Priscilla Incisa Della Rocchetta co-owner of leading Italian wine estate Sassicaia Tenuta
If it is diversity that Asians seek, there are very few countries that can rival the number of different grape varieties and styles produced throughout the 20 wine regions of Italy. As a long, boot-shaped peninsula, Italy has wines that range from continental climate-influenced crisp whites to sultry, full-bodied reds found in the south.
Italian wineries as a group do not work in unison and the result is that the marketing message, even for well-known regions like Tuscany, is muddled and people have trouble distinguishing between a Brunello di Montalcino versus a Vino Nobile di Montepulciano, both of which are premium Tuscan wines.
Amidst this semi-organized chaos, there are hidden gems, unsung heroes and under-rated wines. Italian wineries are rarely large in size, most are closer to Burgundy or Northern Rhone properties in size, producing thousands of cases rather than tens of thousands.
At the end of 2016, Italian wines ranked fifth in both volume and value of bottled imported wine into China. The figures are a fraction of French wines and much less in volume than Australian wines. One of Italy’s biggest competitors, Spain, was far behind Italy in 2009 in both quantity and value. However by 2010, Spain overtook Italy in the number of bottles exported into China and by 2011, Spain was ahead of Italy in value.
For a country that is nearly always ranked number 1 or 2 in the world for wine production, this is not a good track record for exporting into the fastest growing and arguably, the most important wine market in the future. For consumers, this offers opportunity since Italian wines are lesser known and not as popular compared to their European neighbors. The current market, tired of the same old Bordeaux labels, shows great potential for Italian wines to showcase their diversity, distinctiveness and great value. Below are my top 5 rising stars of Italy that combine the best features of their distinctive Italian heritage and represent wonderful value for money:
1. Tenute Cisa Asinari Dei Marchesi di Gresy, Barbaresco, Piedmont
The vineyards are part of a historic property owned by the di Gresy family since 1797. Although the property and vineyards are ancient, the brand is relatively new. The charismatic Alberto di Gresy decided in 1973 to produce and bottle their own wines under the family label rather than selling the grapes to other producers. Espousing traditional vinification methods, di Gresy wines are always silky and gorgeously layered, especially their Barbarescos divided into three distinct cuvees – Camp Gros Martinenga, Gaiun Martinenga and Martinenga. I highly recommend their elegant, aromatic Barbarescos with supple tannins.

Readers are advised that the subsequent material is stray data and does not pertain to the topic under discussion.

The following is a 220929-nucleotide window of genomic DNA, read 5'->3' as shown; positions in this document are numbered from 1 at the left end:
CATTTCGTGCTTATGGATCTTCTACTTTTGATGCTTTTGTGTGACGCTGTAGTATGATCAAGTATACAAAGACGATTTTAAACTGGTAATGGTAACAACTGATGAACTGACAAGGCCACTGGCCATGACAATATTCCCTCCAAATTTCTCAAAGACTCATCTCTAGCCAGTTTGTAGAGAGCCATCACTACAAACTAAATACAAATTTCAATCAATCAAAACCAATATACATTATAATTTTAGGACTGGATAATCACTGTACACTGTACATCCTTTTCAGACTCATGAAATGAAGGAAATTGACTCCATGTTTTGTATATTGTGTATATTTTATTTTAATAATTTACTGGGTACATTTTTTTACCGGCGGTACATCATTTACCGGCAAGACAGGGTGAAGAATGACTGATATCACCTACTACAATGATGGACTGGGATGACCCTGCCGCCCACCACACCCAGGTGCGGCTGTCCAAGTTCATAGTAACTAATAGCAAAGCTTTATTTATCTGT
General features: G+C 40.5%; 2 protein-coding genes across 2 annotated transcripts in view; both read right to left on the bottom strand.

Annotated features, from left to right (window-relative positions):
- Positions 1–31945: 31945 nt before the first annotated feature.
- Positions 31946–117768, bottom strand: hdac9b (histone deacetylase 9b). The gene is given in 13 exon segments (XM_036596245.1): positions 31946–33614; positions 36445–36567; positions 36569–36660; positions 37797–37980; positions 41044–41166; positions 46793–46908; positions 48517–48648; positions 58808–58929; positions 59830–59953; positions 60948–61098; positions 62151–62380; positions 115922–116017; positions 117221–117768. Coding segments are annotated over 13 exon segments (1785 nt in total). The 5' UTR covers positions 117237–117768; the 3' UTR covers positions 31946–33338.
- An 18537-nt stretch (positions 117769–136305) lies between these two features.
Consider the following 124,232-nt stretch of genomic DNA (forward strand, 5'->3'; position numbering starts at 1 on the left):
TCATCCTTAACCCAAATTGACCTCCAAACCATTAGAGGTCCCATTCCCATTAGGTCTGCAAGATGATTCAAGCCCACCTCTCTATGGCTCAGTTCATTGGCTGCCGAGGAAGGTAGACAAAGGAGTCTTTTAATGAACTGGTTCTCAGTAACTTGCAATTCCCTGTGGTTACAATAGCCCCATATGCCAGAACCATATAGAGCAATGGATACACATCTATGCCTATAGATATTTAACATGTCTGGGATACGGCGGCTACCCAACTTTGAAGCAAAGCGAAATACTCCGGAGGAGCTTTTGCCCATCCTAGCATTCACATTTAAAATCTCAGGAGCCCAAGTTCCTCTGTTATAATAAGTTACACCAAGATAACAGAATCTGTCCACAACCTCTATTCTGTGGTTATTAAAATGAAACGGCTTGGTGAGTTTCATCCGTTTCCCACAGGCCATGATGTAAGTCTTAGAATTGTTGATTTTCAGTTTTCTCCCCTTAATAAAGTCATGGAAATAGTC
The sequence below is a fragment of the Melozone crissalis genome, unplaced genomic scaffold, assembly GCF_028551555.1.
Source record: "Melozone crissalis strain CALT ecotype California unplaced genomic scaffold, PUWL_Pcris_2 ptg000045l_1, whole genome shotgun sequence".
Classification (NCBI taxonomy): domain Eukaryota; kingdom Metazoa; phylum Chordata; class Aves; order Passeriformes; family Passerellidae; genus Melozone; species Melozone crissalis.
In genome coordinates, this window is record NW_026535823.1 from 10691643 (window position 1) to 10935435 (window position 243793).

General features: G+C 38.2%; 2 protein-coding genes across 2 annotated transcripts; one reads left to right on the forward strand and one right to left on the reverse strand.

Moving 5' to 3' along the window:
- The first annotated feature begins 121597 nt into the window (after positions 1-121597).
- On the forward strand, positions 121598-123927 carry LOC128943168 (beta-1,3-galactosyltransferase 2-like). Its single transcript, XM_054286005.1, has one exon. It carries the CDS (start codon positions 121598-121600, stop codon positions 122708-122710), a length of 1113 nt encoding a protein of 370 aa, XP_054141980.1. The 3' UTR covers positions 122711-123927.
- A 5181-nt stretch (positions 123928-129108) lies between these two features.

2. Isole e Olena, Chianti Classico, Tuscany
Currently run by Paolo De Marchi since 1976, this is a family estate that was established in the 1960s. The wonderful Sanviovese-based wines made here by De Marchi, are becoming better known around the world for their finesse, balance and purity of expression. The 45 hectares of vineyards, situated between 350-450 meters above sea level, produce hauntingly elegant Chiantis. In addition to their top wine, the Cepparello, a pure Sangiovese-based wine, I also recommend their high altitude Syrah and Cabernet Sauvignon.
3. Tenuta di Biserno, Upper Maremma, Bolgheri, Tuscany
The founder of this young winery, Lodovico Antinori, is a living legend as a pioneer in the Bolgheri region. This 90-hectare vineyard is a collaboration between himself and his brother Piero Antinori who is at the helm of the Antinori empire. Lodovico founded Ornellaia in the 1980s inspired by the success of Sassicaia, founded by his cousin Nicolo Incisa, and Solaia, founded by his brother Piero. Biserno, a modern Tuscan wine made with Bordeaux varieties is a nod to Cheval Blanc – it is incredibly intense and powerful and has a great potential for aging. I highly recommend their Il Pino di Biserno, a less expensive, more approachable version of Biserno.
4. Bisol, Valdobbiadene, Veneto
The Bisol family has been making wine for about 500 years and control 177 hectares of vineyards spread out in the steep hills of Valdobbiadene. In 2014, the Lunelli group acquired 50% stake in Bisol. In recent years, Prosecco has become the sparkling wine of choice in many markets around the world. I recommend the ‘Cru’ Proseccos by Bisol, which represents the different sites or the traditional, Champagne method Proseccos. The best Bisol sparkling wines have wonderful, refreshing flavours and subtle, layered depth.
5. Planeta, Sicily
This is one of the most successful, quality-focused wineries in Sicily. Founded by three cousins, Alessio, Francesca and Santi Planeta, they only started their winemaking venture in the mid-1980s. Now, their operations are spread out throughout Sicily including a site on Mount Etna, 870 meters above sea level, where the soil is rich in black lava sand and minerals. Their Nero d’Avola, Cabernet blend and Syrah as well as the minerally Carricante are worth seeking out. Their whites also represent wonderful value – try the Cometa, made from the Fiano variety or the vibrant Chardonnay.